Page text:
Hannelore Baron

Mark Baron
Mar 27, 2014 11:52PM

Baron was born Hannelore Alexander in Dilligen, a small town in the Saar region of Germany in 1926.  Her father, Julius, was a Jewish textile merchant, and almost as soon as Hitler came to power, the family began to feel the ominous consequences.  On Kristallnacht, the family’s apartment was ransacked and her father beaten. Thus began a period of flight and border crossing that did not end until the family managed to emigrate from Lisbon to New York in 1941.

                By the time she graduated from the Staubenmiller Textile High School in Manhattan, Baron was avidly reading eastern philosophy, making increasingly abstract paintings and probably already experiencing the symptoms of claustrophobia and depression that would lead to a series of nervous breakdowns throughout her life.

                Isolated by her mental distress, however, Hannelore developed her art without instruction and without direct knowledge of the currents that were changing the art world. Over the next three decades, Hannelore would explore the implications of mixed media with depth, subtlety and daring. 

                Occupied with raising two children (daughter Julie and son Mark) and beset by psychological problems, Hannelore nevertheless exhibited her work and in 1969 she began to make the box constructions that would become her signature.  In these works, damaged wood and metal, often tied or nailed together, enclose secrets that can only be guessed at: scraps of her past, mysterious games without rules, concealed objects.  In their rawness and obscurity they form the necessary counterpart to Joseph Cornell’s elegant enigmas.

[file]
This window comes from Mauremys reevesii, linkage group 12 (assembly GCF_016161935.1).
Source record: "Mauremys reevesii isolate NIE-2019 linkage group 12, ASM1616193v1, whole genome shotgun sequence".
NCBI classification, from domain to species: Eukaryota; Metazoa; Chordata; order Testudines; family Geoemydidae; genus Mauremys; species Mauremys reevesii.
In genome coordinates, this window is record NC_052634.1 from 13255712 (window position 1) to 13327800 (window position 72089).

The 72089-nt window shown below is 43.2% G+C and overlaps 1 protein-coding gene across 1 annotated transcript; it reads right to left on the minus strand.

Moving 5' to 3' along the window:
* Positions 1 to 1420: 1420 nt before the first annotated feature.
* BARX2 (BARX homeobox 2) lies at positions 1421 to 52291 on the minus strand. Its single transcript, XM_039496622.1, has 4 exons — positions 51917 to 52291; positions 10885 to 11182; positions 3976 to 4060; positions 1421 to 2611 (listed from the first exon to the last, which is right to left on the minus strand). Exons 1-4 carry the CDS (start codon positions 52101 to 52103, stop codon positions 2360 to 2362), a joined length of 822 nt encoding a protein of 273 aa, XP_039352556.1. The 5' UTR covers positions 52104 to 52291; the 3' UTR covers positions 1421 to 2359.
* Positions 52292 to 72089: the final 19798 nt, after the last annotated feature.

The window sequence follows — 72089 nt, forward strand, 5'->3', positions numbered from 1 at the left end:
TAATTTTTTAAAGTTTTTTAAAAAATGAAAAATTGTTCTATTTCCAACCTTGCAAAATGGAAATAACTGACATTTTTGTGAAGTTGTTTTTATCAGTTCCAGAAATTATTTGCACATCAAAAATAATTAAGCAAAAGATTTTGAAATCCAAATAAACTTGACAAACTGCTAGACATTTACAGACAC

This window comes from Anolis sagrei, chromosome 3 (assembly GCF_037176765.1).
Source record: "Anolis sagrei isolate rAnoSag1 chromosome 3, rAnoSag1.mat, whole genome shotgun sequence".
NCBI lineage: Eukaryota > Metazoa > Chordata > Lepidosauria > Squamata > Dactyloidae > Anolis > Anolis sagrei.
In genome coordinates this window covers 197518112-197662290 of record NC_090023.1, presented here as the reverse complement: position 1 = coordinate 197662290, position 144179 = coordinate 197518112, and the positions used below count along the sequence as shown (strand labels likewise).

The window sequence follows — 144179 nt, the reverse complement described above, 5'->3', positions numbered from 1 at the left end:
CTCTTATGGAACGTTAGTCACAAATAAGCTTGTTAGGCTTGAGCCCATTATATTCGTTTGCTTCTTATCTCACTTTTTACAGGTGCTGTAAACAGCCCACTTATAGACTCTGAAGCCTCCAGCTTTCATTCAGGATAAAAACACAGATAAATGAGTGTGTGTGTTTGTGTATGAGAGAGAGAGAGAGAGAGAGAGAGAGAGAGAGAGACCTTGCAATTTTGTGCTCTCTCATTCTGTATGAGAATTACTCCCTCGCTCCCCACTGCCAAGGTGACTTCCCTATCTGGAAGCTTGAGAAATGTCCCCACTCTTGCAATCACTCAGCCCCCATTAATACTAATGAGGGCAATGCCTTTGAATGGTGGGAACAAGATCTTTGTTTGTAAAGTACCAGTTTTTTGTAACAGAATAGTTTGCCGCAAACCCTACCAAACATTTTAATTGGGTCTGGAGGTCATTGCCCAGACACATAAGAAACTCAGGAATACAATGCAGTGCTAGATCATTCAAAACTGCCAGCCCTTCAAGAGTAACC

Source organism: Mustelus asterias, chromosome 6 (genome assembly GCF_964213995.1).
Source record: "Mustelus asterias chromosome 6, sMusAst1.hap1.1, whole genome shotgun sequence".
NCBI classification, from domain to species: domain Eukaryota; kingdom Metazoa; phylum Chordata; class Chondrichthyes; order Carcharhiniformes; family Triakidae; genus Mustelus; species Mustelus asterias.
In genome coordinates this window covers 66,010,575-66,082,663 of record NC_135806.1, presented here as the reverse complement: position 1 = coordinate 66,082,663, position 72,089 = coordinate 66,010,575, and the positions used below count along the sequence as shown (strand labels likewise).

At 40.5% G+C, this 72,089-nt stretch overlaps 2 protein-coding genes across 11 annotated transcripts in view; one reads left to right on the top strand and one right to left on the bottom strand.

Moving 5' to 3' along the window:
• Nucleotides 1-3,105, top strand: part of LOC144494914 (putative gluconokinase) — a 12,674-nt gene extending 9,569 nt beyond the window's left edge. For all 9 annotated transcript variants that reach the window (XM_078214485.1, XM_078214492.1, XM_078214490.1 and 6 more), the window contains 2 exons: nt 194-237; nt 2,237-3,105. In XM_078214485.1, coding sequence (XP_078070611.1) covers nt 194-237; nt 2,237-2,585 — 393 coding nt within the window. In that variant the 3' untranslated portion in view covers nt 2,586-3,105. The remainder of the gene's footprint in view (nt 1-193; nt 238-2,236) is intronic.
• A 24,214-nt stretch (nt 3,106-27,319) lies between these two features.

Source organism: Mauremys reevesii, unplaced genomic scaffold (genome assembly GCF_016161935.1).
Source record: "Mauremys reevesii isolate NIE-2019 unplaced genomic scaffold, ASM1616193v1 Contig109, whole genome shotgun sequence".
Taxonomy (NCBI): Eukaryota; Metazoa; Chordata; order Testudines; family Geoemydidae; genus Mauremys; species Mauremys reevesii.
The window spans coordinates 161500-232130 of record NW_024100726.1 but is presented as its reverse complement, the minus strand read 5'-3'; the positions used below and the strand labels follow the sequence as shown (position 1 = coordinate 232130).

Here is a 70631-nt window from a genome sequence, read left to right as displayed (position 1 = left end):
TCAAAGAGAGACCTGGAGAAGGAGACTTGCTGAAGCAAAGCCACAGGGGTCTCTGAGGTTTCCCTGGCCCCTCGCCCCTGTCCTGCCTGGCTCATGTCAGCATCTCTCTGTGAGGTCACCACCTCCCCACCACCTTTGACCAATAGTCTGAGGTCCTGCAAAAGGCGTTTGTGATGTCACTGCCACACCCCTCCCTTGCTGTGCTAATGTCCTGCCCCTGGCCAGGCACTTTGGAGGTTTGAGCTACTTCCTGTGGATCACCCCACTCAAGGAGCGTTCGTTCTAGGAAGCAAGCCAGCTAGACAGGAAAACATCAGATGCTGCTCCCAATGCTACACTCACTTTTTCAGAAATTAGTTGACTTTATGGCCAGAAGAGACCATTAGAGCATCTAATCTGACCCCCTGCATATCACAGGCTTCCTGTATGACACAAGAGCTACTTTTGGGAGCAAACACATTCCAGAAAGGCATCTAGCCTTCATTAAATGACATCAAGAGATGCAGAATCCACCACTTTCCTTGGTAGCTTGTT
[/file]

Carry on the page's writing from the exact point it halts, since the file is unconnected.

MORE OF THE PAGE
In these works and in her collages, Hannelore was able to convey her sense of the fragility of life, the mythic substratum of human experience, and broader concerns for the environment, the injustices of war, especially the Viet Nam conflict, and the physical pain of existence.  In 1973, she was diagnosed with cancer and would struggle with various forms of the disease until it took her life in 1987. 

                After her death, Hannelore’s work was the subject of a one-person exhibition at the Solomon R. Guggenheim Museum in New York and, in 2002, a national touring exhibition organized by the Smithsonian Institution. She once remarked of one of her works, “The solution didn’t come only from my head, it was lived out and worked out.  It is a complete thing.”

Mark Baron